Friday 21 September, 2018

Caribbean immigrants no longer welcome in UK?

(Image: AP: A rainforest design is projected onto Buckingham Palace in London on 15 April 2018 as part of the Queen's Commonwealth Canopy project ahead of the Commonwealth summit this week)

(Image: AP: A rainforest design is projected onto Buckingham Palace in London on 15 April 2018 as part of the Queen's Commonwealth Canopy project ahead of the Commonwealth summit this week)

A simmering dispute over Britain's treatment of people who arrived from the Caribbean as children decades ago has erupted just as the country prepares to host leaders from the 53-nation Commonwealth.

Britain had wanted to use this week's summit in London of the alliance of the UK and its former colonies to help bolster its trade and diplomatic ties around the world ahead of Brexit. But trade topics are being overshadowed by anger over what some in the Commonwealth see as the UK's shabby treatment of residents of Caribbean origin.

British Prime Minister Theresa May's office said on Monday that she would meet her Caribbean counterparts in London for the Commonwealth summit to discuss the situation of long-term UK residents who say they have been threatened with deportation to their countries of birth.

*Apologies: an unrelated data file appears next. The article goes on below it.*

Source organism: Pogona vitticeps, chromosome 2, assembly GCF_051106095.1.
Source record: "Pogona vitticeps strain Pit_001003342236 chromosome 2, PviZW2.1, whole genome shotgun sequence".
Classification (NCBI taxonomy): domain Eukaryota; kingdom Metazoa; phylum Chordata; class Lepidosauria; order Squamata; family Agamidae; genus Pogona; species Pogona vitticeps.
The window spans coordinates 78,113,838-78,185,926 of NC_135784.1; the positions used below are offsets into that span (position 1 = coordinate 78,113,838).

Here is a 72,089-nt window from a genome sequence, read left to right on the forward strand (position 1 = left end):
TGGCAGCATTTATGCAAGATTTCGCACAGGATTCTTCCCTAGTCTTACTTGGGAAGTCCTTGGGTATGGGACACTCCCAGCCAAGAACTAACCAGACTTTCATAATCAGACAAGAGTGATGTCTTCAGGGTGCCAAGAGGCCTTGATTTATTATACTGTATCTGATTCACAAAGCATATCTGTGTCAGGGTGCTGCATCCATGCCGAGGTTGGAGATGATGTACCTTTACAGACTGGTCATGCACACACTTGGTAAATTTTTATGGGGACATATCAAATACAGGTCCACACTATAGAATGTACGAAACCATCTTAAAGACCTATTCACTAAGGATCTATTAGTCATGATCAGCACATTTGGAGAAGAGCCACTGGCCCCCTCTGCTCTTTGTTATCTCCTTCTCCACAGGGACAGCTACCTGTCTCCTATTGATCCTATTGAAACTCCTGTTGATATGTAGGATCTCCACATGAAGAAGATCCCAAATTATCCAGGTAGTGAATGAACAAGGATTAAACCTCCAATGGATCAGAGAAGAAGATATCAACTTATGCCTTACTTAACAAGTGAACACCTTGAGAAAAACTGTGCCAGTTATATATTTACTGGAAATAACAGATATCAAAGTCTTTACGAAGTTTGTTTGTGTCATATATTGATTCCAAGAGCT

Members of the "Windrush generation" - named for the ship Empire Windrush, which brought the first big group of post-war Caribbean immigrants to Britain in 1948 - came from what were then British colonies or newly independent states and had an automatic right to settle in the UK.

But some from that generation, now aging residents in Britain, say that in recent months they have been denied medical treatment or threatened with deportation because they can't produce papers to prove it.

The Guardian newspaper has highlighted several cases involving people who arrived in the UK as young children or teenagers from Jamaica or Barbados. Many have children and grandchildren in the UK and have worked for decades for UK employers.

Some have lost jobs or even their homes, or spent time in immigration detention centres, after being told they had no right to be in the UK. Others have had to spend thousands of pounds on lawyers to try and prove their legal status, the newspaper reports.

'No longer welcome'

The British government has taken an increasingly tough line on immigration, which has increased dramatically over the last 10 or 15 years, largely as result of people moving to the UK from other EU countries. A desire to control immigration was a major factor for many who voted in 2016 for Britain to leave the bloc.

Critics say the British government has, by design or accident, taken a hostile attitude to the thousands of people who have made Britain their home.

Barbados High Commissioner Guy Hewitt told the BBC on Monday that he felt Britain was telling people from the Caribbean "you are no longer welcome".

Some 140 UK lawmakers have signed a letter urging the government to find an "immediate and effective" response to concerns from Commonwealth-born residents over their immigration status.

International Development Secretary Penny Mordaunt said on Monday the government must "do a better job" to put people's minds at ease.

"People should not be concerned about this - they have the right to stay and we should be reassuring them of that," Mordaunt told the BBC.

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